The question arises whether entrepreneurship education will be able to facilitate the entrepreneurial attitude in the near future. Unfortunately, the decisive role of…
The question arises whether entrepreneurship education will be able to facilitate the entrepreneurial attitude in the near future. Unfortunately, the decisive role of compulsory schooling has long been neglected in this context. Until recently it was considered sufficient to provide education in entrepreneurship in universities (especially in the area of Business Administration) or in the form of special courses for people who consider starting their own business. Picking up the discussion at this point, the purpose of this paper is to analyse to what extent compulsory school education in Germany and Sweden facilitates a more entrepreneurial way of thinking among pupils.
First, the paper briefly summarises the relevant research literature and specify important components of entrepreneurship education. Second, it discusses what exactly is to be understood by entrepreneurial qualities and present a holistic approach based on a model by Dahlgren. Third, it describes the unique data and presents some empirical results. The empirical analysis concentrates on Germany. Yet, for reasons of comparison, it additionally analyses the situation in Sweden. Finally, the paper summarises the results and discusses the policy implications.
The results presented clearly suggest that German schools do not succeed very well in presenting self‐employment as an attractive alternative to dependent work. Swedish pupils generally show a higher preference for self‐employment than their German counterparts. Furthermore, the results suggest that German schools diminish rather than encourage pupils' ambitions to become self‐employed as the pupils become older.
To the authors' knowledge this is the first empirical study which compares the effect of different school systems on entrepreneurial attitude simultaneously (i.e. with the same questionnaire and at the same point of time).
This chapter utilizes German tax data to present evidence about the direct and indirect effects of new firm formation. Cohort analysis is applied to investigate survival, sales, inputs, and value added of start-up firms. Most dropouts occur in the early years. We show that start-up microenterprises increase economic vitality directly. Sales and value added are in an approximate proportion of 3:1. With respect to the indirect effects of new firms, we find that one Euro of sales induces considerable indirect effects because 66 Cents are used to buy products and services from incumbents. For this reason, new firms substantially promote economic prosperity of incumbents. Sectoral differences are also indicated, with the manufacturing industry generating highest sales and relying most heavily on inputs in the early periods.
International harmonization of accounting standards and the move toward convergence have revived an increasing interest in the influence of culture in accounting and…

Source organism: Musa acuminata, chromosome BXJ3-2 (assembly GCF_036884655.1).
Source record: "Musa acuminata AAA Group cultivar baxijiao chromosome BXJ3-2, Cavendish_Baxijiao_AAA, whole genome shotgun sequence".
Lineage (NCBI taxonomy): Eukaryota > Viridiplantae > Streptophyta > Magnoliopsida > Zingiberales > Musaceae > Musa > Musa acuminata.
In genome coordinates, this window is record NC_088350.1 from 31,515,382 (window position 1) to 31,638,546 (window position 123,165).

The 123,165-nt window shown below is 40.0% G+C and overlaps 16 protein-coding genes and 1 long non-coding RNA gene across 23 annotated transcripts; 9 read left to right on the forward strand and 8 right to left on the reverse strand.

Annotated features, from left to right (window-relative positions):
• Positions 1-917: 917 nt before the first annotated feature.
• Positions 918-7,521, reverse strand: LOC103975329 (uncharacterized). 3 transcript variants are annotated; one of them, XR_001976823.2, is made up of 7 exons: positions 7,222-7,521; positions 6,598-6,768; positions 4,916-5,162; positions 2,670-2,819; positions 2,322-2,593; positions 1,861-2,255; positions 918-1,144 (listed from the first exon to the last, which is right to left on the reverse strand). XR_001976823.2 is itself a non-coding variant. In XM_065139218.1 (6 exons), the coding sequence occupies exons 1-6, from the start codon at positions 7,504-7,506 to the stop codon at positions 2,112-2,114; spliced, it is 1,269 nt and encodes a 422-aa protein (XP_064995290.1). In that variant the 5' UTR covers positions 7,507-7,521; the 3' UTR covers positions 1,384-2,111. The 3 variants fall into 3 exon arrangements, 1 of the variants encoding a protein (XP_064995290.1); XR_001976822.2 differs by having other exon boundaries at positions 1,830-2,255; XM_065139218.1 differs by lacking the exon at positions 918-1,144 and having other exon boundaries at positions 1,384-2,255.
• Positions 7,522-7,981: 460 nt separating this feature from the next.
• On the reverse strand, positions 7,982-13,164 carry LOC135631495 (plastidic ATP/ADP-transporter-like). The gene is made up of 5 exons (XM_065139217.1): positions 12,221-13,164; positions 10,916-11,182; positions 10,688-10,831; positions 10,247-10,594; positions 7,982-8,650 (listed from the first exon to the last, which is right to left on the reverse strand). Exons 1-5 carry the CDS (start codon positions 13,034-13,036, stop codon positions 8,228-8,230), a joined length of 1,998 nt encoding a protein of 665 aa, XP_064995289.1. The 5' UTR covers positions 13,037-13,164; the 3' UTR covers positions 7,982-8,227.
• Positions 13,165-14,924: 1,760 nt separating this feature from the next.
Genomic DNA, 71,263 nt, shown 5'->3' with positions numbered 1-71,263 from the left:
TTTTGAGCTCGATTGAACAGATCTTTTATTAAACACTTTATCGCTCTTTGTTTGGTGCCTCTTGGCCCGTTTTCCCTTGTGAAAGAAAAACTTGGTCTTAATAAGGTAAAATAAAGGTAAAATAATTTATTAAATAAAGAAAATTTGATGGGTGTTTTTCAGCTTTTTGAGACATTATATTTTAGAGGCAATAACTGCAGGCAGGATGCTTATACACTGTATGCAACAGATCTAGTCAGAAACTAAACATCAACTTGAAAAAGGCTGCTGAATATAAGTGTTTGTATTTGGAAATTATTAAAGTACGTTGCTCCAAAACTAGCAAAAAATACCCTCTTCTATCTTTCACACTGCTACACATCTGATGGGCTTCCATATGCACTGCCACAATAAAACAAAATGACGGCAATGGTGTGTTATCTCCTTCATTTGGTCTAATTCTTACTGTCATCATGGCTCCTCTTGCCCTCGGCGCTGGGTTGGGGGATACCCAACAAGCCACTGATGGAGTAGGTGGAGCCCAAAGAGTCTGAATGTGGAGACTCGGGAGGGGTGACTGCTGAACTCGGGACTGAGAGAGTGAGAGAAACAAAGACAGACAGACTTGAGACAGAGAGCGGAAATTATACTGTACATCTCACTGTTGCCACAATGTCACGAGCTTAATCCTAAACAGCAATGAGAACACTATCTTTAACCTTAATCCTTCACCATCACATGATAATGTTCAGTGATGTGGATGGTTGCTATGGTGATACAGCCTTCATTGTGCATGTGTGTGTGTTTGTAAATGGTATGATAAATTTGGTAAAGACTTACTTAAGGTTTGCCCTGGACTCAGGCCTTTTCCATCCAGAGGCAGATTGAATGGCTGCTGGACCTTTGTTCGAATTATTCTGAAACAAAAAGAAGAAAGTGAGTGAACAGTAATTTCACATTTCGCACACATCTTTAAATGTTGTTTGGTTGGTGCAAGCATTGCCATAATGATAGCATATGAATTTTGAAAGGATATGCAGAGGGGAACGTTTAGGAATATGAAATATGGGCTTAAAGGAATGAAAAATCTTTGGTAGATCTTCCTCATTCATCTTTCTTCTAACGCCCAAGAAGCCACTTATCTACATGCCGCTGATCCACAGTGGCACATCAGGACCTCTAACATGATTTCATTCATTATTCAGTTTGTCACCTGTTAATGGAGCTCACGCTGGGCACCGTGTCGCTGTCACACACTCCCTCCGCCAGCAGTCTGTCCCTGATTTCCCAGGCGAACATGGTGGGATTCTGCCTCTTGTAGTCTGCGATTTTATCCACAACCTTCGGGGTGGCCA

International harmonization of accounting standards and the move toward convergence have revived an increasing interest in the influence of culture in accounting and auditing. The growing number of countries adopting IFRS and the increasing acceptance of International Standards on Auditing (ISA) has further raised researchers’ attention. For example, more than 100 countries require or permit the use of IFRS, with more countries, such as Canada, India, and Korea, planning to adopt IFRS by 2011 (Deloitte Touche Tohmatsu, 2007; IASB, 2007a, 2007b). This move toward convergence is driven largely on assumptions and assertions based on enhancing international comparability of accounting and auditing information.
This paper aims to report the findings of a large‐scale multinational study of students in a marketing organization that investigates the need to expand entrepreneurship…
This paper aims to report the findings of a large‐scale multinational study of students in a marketing organization that investigates the need to expand entrepreneurship education in the marketing curriculum. Key questions include what is the entrepreneurial mindset of students interested in marketing, what do they think they need to know, should they some day decide to pursue entrepreneurial opportunities, and how satisfied are they with their current exposure to entrepreneurial marketing experiences?
Via e‐mail, a major international collegiate marketing association headquartered in the USA sent the online questionnaire to a random sample of 4,300 students. Content areas included entrepreneurial mindset, desired entrepreneurial marketing learning and experiential activities, and demographics. A total of 605 students participated in the study.
The findings show that there is a large segment of marketing students who desire to be an entrepreneur and feel strongly about entrepreneurial education. Exposure to entrepreneurial marketing tools, experiential learning activities, and networking opportunities were deemed to be especially important.
The study focused on students in marketing organizations. Additional research is needed at the course level.
The findings suggest that entrepreneurial marketing education is needed in the business curriculum. Training in entrepreneurial marketing will better prepare students interested in being an entrepreneur or small business owner.
Entrepreneurial marketing has received little attention in the business education literature. The study is the first of its kind to study entrepreneurial marketing curriculum needs from the perspective of students in a nearly 11,000 strong international marketing organization.